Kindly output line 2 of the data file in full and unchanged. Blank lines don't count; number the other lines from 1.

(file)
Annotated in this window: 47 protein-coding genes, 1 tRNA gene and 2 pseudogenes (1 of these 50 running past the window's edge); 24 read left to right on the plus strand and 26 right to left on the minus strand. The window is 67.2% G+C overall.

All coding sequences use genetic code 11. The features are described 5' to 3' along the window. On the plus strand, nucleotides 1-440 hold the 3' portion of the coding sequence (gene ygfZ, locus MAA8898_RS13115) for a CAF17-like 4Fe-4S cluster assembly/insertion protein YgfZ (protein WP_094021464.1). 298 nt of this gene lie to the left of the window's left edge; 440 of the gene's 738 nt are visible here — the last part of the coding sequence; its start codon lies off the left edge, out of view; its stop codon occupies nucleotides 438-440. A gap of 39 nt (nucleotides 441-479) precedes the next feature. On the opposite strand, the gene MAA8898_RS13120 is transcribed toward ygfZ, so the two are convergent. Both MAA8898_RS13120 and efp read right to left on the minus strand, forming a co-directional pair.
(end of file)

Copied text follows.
All coding sequences use genetic code 11. The features are described 5' to 3' along the window. On the plus strand, nucleotides 1-440 hold the 3' portion of the coding sequence (gene ygfZ, locus MAA8898_RS13115) for a CAF17-like 4Fe-4S cluster assembly/insertion protein YgfZ (protein WP_094021464.1). 298 nt of this gene lie to the left of the window's left edge; 440 of the gene's 738 nt are visible here — the last part of the coding sequence; its start codon lies off the left edge, out of view; its stop codon occupies nucleotides 438-440. A gap of 39 nt (nucleotides 441-479) precedes the next feature. On the opposite strand, the gene MAA8898_RS13120 is transcribed toward ygfZ, so the two are convergent. Both MAA8898_RS13120 and efp read right to left on the minus strand, forming a co-directional pair.